god BLESS YA

11 Vickie { 03.16.10 at 11:00 pm }

This school seems really on top of their homeless situation. The teachers and the school officials really care about the students. With our economic situation as it is today, I expect that it will be tougher on the teachers and the school officials.

12 Carol { 03.21.10 at 9:33 pm }

It has long been known that poverty and school failure are related but that relationship is not cast in concrete. Until we get rid of poverty we must teach the child despite poverty. How to do it? Teach the child in a variety of ways: direct instruction, experiences, listening, looking, touching and analyzing. Encourage the child in ways that convey that even if he hasn’t learned it yet he will with effort from himself and the teacher. Constantly point out to the child what has been learned so far and this predicts that he can learn more. Remember the nature of the child, that is, allow children to run and play between intense times of teaching and learning. Child and teacher should know what the learning goals are; Instead of telling students they are failures, teachers should reteach and students should have opportunity to study more and demonstrate their improvement. Sound too simplistic? Not so, many teachers do just this if their bureaucracies allow it.

13 Faye Allen { 06.22.10 at 3:41 pm }

I am glad the schools are there to help in these economic times. It’s very difficult to teach a child who is worried about surviving. Any stability that they receive helps. Although schools are being pushed with school improvement, it’s hard to put test scores, attendance and the such before the basic needs.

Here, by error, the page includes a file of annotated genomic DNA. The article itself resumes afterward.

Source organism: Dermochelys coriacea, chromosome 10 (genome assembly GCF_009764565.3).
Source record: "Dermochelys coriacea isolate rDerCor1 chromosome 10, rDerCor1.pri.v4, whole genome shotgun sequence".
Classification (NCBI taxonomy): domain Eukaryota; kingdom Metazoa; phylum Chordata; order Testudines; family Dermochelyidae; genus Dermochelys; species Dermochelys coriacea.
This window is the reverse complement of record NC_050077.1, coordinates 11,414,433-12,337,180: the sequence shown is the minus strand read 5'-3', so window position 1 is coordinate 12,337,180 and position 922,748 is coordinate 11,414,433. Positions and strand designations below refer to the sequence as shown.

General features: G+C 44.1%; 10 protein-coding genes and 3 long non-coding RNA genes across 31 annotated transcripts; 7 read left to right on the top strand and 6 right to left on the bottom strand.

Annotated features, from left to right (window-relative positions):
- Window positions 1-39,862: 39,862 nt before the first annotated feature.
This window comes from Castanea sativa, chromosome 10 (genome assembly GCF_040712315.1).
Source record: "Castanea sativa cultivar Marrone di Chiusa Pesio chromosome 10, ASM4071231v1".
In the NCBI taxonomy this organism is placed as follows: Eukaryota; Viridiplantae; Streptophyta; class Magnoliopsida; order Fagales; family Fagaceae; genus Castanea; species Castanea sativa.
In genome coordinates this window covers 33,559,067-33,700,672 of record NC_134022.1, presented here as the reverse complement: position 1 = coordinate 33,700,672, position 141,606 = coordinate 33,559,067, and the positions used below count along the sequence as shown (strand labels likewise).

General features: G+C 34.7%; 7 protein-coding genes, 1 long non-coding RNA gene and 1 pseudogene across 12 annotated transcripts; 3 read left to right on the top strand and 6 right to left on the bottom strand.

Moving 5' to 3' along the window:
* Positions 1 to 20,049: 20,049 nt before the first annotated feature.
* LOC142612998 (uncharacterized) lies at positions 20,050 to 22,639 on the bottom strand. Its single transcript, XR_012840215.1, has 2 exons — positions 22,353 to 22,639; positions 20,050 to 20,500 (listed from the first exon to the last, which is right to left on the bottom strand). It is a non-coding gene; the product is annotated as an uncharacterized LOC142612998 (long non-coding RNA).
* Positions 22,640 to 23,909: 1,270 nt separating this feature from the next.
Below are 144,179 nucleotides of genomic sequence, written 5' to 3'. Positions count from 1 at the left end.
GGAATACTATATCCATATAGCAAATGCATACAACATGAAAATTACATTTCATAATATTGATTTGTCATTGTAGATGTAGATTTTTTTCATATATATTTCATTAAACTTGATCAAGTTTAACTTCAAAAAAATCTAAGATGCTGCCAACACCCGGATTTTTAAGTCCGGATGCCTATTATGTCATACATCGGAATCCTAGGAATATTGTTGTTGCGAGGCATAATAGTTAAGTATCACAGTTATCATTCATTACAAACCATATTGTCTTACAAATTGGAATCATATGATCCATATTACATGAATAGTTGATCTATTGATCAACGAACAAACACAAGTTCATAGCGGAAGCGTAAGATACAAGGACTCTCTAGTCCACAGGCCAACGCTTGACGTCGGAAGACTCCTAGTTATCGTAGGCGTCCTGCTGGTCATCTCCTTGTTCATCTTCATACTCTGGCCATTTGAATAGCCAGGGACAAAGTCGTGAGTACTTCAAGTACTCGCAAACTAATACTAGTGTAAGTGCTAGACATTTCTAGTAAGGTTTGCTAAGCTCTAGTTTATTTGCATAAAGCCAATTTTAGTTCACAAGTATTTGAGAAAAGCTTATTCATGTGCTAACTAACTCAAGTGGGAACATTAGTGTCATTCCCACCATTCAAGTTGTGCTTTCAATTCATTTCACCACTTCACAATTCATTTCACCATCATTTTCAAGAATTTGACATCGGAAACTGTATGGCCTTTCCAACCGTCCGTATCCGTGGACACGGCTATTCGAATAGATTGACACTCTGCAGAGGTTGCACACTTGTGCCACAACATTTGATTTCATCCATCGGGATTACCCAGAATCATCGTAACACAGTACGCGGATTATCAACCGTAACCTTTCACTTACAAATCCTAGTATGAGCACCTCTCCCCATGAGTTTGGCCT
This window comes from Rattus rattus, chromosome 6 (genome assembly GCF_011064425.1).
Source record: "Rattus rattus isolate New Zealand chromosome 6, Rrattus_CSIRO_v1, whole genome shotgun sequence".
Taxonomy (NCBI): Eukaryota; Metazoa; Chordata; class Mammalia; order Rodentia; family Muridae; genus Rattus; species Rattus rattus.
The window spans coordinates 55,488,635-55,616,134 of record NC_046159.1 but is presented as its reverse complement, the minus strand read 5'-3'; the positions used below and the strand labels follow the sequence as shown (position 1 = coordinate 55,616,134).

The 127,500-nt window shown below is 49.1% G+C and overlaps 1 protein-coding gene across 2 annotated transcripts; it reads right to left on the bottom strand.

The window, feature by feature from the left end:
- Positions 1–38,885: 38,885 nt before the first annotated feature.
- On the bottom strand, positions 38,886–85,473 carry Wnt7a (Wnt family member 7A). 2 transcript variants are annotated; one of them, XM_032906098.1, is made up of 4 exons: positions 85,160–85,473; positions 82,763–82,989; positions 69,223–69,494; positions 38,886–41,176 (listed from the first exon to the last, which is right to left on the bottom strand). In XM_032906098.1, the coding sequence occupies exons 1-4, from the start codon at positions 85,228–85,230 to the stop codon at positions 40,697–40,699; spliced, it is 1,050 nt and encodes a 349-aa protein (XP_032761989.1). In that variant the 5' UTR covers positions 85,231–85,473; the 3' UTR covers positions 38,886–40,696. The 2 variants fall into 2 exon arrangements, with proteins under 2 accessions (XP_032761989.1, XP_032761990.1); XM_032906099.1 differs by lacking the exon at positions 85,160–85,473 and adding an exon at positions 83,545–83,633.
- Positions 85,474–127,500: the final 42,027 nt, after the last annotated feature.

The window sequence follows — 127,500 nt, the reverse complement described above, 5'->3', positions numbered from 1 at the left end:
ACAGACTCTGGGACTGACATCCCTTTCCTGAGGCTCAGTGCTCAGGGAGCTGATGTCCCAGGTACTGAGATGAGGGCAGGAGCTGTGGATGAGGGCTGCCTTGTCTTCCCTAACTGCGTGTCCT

I wish the “church” would take a more active role.

14 Hillary { 07.22.10 at 7:57 pm }

I was moved not only by the fortitude and perseverance of Tiberious, but also by the commitment and resolve of the teachers and counselors. Teacher’s roles are forever changing. School funds are in remission while the duties of educators are constantly expanding. I hope and pray that the shelters are a warm and caring place where one can, for a brief moment of time, lay their heads–not in shame, but with the unwavering belief that this too shall pass and a brighter day will be on the horizon.

15 Lori { 01.17.11 at 11:11 am }

I really appreciate the District’s position on the role of Social Workers in the academic world, especially with homeless children. This district is a good model for others.